CroisiEurope's Elbe Princesse represents a relatively new river ship design for the industry, sailing the tricky Elbe and Vltava Rivers between Berlin and Prague (and reverse). Building upon the concept it pioneered with the Loire Princesse on the similarly low Loire River in France, the company designed the 80-passenger vessel to be powered by two side-mounted paddlewheels with an ultra-shallow draught of 4 feet. This allows the ship to sail all season long, even during periods of low water, allowing the tiny vessel to moor right in town and bypassing the bus transfers typical to the Prague region. While the look of the paddlewheels is appealing, we found the ride to be bouncier and noisier than we were used to on other river sailings. That's not to say it was unpleasant, but it's a factor when you're looking at other river vessels.
We're told the interior design of the ship was inspired by Scandinavia. This is apparent in the light wooden latticework found in the lobby, bar and lounge, as well as the wooden lighting fixtures, which appear to have bent strips of birch wood, in the stairwells. The modern yet spare design is Ikea meets Aloft Hotels: The result is modern and playful (with pops of magenta pink and teal set against stark black and white), while remaining comfortable and functional. Black and white Rorschach-style cityscapes along with hip design motifs depicting the phrase, "Let's Move to Berlin," bring in a local and youthful element. Mirrors are cleverly utilized throughout the lounge and dining room to provide an illusion of more space.
At a price point advertised as competitive (but still in line with other river cruise providers), the ship has a few kinks to work out. Doors didn't shut well -- it took multiple times before we could shut our cabin door enough to lock it -- and the plastic, faux wood bathroom floor squeaked significantly. We couldn't lock the sliding-glass door in our cabin. Soundproofing from one cabin to the next was minimal -- we could hear fellow passengers hang up the phone along one wall, and during a period of sailing with the paddlewheels on, we heard furniture banging against an adjacent wall. The sound of rain against the windows was peaceful one afternoon, but then it began beating down on the tin-like roof above our heads on the second floor and became distracting. Had it been nighttime, we would have needed earplugs. The beds are narrow… we nearly fell out.
While a few loose ends mar the physical aspects of the ship, the overall comfort, warmth of service and quality of the food overshadowed these nuisances. This is made even more apparent by the willingness of the entire crew to speak English. While CroisiEurope is courting English speakers and North Americans, the line is French and it's apparent that the ship and cruise are not designed with us in mind. From the electrical outlets to frazzled tour guides, the ship seemed designed by and for fellow Europeans, and we felt like outsiders.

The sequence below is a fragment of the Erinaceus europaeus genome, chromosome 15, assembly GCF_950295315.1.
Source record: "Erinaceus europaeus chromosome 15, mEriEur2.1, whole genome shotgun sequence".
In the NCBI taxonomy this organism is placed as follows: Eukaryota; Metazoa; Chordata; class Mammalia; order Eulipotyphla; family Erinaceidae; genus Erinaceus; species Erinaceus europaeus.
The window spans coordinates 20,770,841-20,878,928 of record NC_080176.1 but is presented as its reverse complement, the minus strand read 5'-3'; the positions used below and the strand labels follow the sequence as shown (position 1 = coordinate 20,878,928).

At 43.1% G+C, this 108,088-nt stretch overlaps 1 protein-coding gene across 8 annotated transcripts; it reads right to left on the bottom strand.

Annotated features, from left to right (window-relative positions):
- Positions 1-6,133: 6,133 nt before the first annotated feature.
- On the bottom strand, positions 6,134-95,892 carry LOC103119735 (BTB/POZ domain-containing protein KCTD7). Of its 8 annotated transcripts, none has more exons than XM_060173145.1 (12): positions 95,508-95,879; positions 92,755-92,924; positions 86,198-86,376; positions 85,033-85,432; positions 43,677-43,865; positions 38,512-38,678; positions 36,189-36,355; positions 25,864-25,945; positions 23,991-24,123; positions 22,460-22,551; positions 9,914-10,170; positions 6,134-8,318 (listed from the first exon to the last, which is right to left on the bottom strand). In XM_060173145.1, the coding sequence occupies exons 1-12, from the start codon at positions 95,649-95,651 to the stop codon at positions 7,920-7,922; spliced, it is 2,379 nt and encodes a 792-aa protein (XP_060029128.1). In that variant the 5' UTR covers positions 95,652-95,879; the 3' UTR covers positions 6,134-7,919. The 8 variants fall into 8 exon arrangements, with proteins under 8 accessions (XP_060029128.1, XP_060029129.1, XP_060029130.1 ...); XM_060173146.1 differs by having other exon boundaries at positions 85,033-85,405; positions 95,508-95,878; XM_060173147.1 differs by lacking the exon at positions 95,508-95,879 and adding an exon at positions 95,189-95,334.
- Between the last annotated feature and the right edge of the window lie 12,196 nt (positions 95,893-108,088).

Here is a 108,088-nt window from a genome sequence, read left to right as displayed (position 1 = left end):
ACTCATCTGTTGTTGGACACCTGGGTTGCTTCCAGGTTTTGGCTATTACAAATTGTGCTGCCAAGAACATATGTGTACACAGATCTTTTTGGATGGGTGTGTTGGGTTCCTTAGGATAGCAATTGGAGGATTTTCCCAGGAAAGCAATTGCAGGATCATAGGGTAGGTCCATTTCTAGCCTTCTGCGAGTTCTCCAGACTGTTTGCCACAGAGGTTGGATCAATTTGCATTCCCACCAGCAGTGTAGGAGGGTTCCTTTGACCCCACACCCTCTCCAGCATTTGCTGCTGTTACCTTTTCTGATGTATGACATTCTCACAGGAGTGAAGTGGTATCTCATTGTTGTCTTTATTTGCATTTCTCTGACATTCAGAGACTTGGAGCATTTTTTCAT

The draw of this river cruise is truly the destinations -- Berlin, Dresden, Meissen, Prague -- and avoiding cancellation due to water levels. If you're up to buy into the whole European experience -- ABBA-style Muzak piped into cabins and all -- then Elbe Princesse is a fine choice to get you there. What is lost in translation is made up in heart; service is genuine and the experience is enjoyable, down to the dark chocolate hearts left at turndown.
As a French cruise line sailing German waters, the ship will largely draw European passengers, with just a smattering of interested English-speakers. The age demographic on river cruising generally skews older (55-plus), but the fresh take on decor, the appeal of buzzing cities like Berlin and Prague and the reasonable price point could attract younger couples to book.
The dress code is casual; one gala evening is held per cruise -- typically on the last night -- which invites passengers to dress up a bit more than they normally would for a specially prepared meal paired with wine. Buttoned-up or polo shirts and khakis or dress pants for men is fine, and dress pants, skirts or dresses will work for women. Holiday or theme cruises, such as New Year's or Christmas markets, might dictate a few additional evenings of cocktail attire. Walking tours are the name of the game on river sailings, so be sure to bring comfortable shoes.
Port charges and gratuities are included in your cruise fare with CroisiEurope. WiFi is free onboard for the duration of the cruise; this worked on both our phone and our laptop simultaneously, but required us to reconnect multiple times. A Samsung Galaxy tablet is located at the front desk for passenger use.
Almost all beverages are free at all times -- including wine, beer, soda, juice, tea, specialty coffee and a small list of liquors. The cocktail menu indicates which drinks are additional (think Champagne, Armagnac, Bailey's).
CroisiEurope's La Belle de l'Adriatique, a 198-passenger oceangoing vessel, was purpose-built for coastal cruises and sails to Greece, Croatia, Montenegro and Cyprus.
The 142-passenger Infante Don Henrique is one of three CroisiEurope river vessels that sail on Portugal's Douro and measures 246 feet in length.
CroisiEurope's Princesse d'Aquitaine, a 138-passenger vessel based on the Gironde River, operates cruises through southwest France. It boasts spacious public areas and an emphasis on its French heritage.